One thing Eke decided to splurge on were pieces that would make the office more comfortable: A new standing-sitting desk and an ergonomic chair from Herman Miller help with posture and back pain. As an added bonus, the desk acts as a signal that her work is done. When Eke is finished for the day, she raises it all the way up and tucks the chair beneath. The kids know this means Mommy is all theirs.
Add Meaning Through Wall Art
Eke created the You Matter artwork that hangs beside her desk while staring down a brain tumor diagnosis and reeling from Floyd’s death. “Last year was pretty heavy, and this was me getting my emotions out—it was like therapy,” she says. “But it was also a message for my boys to see every day, and I hope that they remember that.” To make it, she painted right over a piece of art she already owned (with some remote coaching from artist Alison Ford, whose works she collects).
The Chasing Paper Indigo Mud Cloth wallpaper adds color and texture to the room—it’s also peel-and-stick, which is renter friendly—while reminding Eke and her husband of West Africa (Eke is originally from Ghana, and her husband is from Nigeria).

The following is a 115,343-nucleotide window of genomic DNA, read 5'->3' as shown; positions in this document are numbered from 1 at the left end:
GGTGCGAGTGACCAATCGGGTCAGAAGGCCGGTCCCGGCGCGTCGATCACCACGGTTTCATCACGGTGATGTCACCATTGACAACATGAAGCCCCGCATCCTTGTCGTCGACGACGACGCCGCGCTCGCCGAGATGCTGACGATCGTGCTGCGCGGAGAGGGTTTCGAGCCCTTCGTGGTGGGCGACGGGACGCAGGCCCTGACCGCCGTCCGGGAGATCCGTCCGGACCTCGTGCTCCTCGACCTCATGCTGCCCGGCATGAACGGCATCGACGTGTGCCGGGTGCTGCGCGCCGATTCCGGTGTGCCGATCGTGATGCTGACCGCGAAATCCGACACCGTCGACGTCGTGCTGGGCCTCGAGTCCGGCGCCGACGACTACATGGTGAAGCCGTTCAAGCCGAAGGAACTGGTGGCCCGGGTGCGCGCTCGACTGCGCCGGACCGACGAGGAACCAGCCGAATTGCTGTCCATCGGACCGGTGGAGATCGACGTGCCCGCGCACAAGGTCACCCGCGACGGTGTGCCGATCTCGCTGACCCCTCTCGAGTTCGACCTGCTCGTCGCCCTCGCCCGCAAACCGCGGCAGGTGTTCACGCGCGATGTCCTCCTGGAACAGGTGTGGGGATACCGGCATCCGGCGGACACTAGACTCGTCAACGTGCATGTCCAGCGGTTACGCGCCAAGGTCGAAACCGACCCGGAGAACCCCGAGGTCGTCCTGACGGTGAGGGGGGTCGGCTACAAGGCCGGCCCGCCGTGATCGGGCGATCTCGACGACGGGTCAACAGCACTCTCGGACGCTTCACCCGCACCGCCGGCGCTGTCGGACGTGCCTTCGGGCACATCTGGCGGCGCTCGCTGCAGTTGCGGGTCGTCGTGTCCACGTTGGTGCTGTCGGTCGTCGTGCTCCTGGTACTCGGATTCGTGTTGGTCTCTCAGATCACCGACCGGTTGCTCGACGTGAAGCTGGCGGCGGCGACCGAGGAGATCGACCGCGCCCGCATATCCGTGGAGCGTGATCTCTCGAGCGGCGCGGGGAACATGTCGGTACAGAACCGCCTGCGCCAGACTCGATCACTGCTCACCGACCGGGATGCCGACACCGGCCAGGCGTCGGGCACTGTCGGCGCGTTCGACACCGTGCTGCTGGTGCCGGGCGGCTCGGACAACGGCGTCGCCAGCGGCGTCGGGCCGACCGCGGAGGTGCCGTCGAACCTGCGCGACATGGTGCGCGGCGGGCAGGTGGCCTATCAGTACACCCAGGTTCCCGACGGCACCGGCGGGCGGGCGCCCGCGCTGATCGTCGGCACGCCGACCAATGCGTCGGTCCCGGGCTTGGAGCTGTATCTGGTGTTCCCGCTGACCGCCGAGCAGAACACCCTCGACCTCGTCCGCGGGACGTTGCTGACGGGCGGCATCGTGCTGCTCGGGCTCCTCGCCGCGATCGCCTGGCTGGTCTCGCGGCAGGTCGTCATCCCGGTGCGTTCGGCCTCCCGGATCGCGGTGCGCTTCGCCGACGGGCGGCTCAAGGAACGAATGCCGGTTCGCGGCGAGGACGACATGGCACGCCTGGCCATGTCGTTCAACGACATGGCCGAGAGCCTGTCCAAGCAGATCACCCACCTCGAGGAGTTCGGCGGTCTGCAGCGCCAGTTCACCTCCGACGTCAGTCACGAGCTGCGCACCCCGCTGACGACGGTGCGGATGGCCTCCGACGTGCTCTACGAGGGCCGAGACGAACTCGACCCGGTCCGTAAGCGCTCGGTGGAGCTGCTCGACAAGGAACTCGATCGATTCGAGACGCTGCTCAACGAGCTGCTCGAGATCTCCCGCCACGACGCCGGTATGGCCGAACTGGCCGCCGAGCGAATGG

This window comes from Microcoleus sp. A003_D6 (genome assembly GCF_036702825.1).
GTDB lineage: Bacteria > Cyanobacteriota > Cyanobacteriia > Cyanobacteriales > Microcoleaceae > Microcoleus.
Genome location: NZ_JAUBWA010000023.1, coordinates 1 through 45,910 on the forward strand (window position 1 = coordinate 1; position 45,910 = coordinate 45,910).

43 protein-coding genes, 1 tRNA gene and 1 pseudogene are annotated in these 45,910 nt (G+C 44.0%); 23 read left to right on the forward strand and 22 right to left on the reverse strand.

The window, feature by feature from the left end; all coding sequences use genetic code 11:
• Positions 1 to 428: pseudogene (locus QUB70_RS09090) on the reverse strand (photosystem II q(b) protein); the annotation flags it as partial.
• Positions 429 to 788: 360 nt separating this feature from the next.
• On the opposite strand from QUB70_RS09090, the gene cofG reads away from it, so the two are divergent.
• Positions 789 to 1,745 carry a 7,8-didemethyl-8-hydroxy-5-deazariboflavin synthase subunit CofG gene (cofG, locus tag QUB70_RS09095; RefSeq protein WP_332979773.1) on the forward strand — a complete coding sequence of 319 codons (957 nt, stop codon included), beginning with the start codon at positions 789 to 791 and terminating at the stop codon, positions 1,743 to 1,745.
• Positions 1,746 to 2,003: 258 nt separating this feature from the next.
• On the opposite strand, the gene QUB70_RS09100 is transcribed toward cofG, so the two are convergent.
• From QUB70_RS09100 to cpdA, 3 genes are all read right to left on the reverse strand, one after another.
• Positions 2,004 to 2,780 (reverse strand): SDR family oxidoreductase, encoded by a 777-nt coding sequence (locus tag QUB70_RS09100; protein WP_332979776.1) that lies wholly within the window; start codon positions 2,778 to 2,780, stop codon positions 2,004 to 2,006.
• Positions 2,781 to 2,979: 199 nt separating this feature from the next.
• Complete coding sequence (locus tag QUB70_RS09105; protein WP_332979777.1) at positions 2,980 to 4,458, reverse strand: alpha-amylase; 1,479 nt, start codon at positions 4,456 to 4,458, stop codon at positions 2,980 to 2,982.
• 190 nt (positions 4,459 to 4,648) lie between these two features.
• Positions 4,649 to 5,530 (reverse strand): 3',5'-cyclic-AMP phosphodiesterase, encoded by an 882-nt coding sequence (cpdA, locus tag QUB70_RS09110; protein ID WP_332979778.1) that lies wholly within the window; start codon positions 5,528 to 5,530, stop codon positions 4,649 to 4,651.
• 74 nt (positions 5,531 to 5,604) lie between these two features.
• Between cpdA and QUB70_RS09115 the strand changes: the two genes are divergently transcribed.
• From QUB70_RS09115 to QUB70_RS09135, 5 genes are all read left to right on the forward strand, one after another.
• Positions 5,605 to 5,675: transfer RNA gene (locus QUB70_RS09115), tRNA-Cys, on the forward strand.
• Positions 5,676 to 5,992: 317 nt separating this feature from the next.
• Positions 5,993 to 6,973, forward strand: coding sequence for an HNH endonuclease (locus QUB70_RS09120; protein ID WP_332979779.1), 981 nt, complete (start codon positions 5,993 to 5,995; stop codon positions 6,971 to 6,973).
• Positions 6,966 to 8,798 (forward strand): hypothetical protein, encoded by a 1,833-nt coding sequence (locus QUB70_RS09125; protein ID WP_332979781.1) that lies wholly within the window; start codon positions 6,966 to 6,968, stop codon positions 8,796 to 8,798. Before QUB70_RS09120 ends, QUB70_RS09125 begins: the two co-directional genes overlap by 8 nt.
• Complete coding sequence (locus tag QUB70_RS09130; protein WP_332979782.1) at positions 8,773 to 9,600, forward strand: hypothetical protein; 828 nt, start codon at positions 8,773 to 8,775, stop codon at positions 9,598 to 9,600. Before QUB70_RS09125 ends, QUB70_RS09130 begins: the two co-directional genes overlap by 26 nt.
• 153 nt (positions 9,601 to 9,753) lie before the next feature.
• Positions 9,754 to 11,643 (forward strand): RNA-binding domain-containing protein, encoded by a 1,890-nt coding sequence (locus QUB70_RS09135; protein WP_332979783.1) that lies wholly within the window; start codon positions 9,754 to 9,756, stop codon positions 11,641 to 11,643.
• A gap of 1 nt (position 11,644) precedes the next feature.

Embrace Happy Accidents
When Eke first incorporated Max’s nursery into the office, she opted for Flor tiles in the crib area to differentiate between the two areas. However, over time, she realized they were making the room feel smaller, so she decided to extend them to the rest of the space. The only problem? Flor had stopped making the original tile. So Eke decided to go with contrasting colors and alternate them with the original designs. The patchwork-like carpet is now one of her favorite elements.
Seek Out Flexible Furnishings
Eke bought a secondhand Stokke crib for Max because she liked its narrow footprint (the rounded mattress corners save a surprising amount of space) and how it grows with a child. The crib has now been converted to a toddler bed, and Eke bought another one (also secondhand!) for Zak. While staying at home, she discovered that the crib’s castors are a handy feature: “We could move it around when we had conference calls,” she says with a laugh.